If you don’t have a product to sell, there are ways to create your own products for sale on demand. Companies such as Zazzle.com allow you to design and customize your own T-shirts, mugs, bumper stickers, buttons, mousepads, hats, calendars, Greeting Cards, Note Cards, Postcards, and even ties and posters and allow you to create a storefront that you can link between your site. You can even earn a commission on products someone else is selling if you join their associates program and folks use your affiliate link or storefront to buy those products which then crosses over into the second way I mentioned folks are typically able to monetize a site - advertising.
The second way mentioned is through ads. The three most common ways companies pay for advertising are per click-thru (you get 1-5 cents each time someone clicks on the ad), per view (you get a fraction of a penny for each time the ad is displayed to a website visitor on your site), and per sale/action (you get paid if the visitor buys something through the ad or signs up through the link or something directly benefiting the advertiser – this amount is always the greatest and has the widest range of payouts).
Most major e-commerce sites out there have affiliate programs. However, many of them require their affiliates to meet a high minimum commission amount before getting paid. If the amount is too high, the scam is that they are essentially getting free advertising from the vast majority of their affiliates because the chances are that the average affiliate won’t be able to meet a high minimum for a very long time. I would generally only consider using companies that have a $50 minimum payout or less.
Here is a short list of affiliate programs that have reasonable minimums and reputable merchant affiliate programs. I would personally recommend the first three and the rest are there for you to explore:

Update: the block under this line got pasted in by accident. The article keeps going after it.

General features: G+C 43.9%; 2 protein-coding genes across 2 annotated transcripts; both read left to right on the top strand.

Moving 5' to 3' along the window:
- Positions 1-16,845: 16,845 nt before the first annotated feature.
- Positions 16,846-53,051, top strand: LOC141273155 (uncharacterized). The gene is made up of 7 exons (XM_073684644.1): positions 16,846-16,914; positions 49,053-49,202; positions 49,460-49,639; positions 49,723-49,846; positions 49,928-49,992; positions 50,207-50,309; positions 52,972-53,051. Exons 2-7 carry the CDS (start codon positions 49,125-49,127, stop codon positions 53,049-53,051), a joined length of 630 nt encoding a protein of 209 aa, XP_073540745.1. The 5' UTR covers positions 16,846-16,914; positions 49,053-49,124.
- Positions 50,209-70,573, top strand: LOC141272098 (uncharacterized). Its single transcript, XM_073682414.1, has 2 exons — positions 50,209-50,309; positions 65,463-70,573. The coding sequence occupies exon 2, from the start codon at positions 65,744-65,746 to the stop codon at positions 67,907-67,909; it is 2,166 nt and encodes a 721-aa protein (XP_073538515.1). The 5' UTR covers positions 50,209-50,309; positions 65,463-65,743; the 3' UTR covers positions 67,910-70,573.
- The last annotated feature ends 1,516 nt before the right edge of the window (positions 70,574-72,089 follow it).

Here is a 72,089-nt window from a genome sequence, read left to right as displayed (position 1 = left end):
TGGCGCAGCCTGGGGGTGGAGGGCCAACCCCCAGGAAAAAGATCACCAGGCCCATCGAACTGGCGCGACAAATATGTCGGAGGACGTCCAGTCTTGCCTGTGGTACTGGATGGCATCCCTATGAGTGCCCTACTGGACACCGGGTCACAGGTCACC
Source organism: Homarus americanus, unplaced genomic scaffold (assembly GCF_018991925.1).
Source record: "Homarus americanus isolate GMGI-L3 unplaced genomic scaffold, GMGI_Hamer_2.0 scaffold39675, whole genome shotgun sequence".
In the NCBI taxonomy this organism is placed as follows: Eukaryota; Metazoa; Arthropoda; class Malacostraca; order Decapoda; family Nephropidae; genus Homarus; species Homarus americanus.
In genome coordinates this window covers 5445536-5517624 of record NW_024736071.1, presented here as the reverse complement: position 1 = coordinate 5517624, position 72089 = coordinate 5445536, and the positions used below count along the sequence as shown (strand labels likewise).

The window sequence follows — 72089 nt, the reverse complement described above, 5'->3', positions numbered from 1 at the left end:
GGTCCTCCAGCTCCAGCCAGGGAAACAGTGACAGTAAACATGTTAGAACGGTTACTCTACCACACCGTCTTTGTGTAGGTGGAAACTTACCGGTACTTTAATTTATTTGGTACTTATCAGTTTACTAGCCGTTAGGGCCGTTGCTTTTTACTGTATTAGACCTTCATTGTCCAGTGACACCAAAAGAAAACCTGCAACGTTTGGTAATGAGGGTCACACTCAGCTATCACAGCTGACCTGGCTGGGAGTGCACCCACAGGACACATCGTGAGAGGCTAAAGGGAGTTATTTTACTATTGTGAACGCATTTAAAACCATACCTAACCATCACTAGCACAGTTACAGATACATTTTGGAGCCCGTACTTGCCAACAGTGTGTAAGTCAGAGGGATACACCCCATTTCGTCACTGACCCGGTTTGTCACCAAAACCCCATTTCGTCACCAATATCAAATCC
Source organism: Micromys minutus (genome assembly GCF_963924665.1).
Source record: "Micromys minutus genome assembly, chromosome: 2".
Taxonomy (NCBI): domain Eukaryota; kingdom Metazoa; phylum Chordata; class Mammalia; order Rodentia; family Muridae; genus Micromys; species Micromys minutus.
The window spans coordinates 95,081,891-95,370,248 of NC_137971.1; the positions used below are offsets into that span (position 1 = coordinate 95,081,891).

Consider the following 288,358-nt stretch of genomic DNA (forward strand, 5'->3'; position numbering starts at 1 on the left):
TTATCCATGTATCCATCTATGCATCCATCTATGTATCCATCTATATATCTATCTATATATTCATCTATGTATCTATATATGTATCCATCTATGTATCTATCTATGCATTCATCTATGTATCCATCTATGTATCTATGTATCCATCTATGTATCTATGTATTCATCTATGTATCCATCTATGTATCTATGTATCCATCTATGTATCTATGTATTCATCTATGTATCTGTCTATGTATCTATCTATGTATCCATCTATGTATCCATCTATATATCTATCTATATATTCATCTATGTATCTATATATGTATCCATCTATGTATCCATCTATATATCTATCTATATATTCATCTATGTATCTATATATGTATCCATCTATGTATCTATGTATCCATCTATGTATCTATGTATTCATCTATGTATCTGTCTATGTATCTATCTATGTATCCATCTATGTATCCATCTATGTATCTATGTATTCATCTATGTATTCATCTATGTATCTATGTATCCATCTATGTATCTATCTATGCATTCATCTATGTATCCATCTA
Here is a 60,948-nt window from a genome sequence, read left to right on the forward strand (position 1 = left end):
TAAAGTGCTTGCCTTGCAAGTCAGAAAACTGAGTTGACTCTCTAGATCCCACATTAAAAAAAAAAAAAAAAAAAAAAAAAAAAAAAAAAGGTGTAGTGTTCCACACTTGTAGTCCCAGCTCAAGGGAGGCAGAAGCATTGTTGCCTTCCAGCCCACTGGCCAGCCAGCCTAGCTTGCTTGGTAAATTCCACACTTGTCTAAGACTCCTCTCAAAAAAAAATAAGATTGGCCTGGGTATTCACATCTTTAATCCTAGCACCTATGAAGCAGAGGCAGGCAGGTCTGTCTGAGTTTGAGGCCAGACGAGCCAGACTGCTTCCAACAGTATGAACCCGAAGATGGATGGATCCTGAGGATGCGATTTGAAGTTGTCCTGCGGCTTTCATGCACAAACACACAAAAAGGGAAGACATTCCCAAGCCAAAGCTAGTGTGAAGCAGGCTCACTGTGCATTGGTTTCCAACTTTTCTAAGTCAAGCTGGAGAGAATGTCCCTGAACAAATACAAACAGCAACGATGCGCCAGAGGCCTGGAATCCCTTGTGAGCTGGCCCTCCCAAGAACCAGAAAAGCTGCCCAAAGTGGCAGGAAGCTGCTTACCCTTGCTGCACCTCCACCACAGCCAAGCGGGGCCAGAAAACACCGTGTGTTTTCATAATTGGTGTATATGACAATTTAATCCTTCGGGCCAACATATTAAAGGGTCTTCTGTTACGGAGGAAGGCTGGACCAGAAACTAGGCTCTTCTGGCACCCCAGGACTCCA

Casale Media – No significant restrictions and the minimum payout is only $25, this tops the list as a recommended affiliate program for starters.
Fastclick – Fastclick requires you have a domain name site only and has minimum traffic criteria of 2500 page hits per month, but pays fast via Paypal or check with a minimum payout of $50.
Interclick – High percentage commissions and a $50 minimum payout.
AllClicks – A search page that pays 3c per visitor you direct over to them that loads the page up. $50 minimum payout.
Bulk Clicks – Using the buttons or text they provide, they will pay .04 for each visitor that clicks on a text link and .05 for each button clickthrough.
ClickThruTraffic – Uses text links to bring up a page of search results. Visitors the click on that page can generate a .06-.20 commission for you depending on the term used.
PayPopUp – Minimum payout of $50 and is a pay per view commission paradigm.
Popup Traffic – Initiates a popup per visitor and they pay $5 for every 1000 visitors to your site that initiate a popup. Minimum is $25.
Search Feed – This is a really good idea. You can integrate a search into your site using Search Feed by copying and pasting from their code generators and it leaves your headers and footers so people don’t leave your site and the results are presented very intelligently so visitors are interested rather than put off by the appearance of an advertising tool. $50 minimum payout.
Search Traffic – Similar to Search Feed in concept, you can place a search box on your site and you get paid 6 cents for every search carried out from your site if the user clicks on at least one of the search terms on the search page results. $25 minimum payout.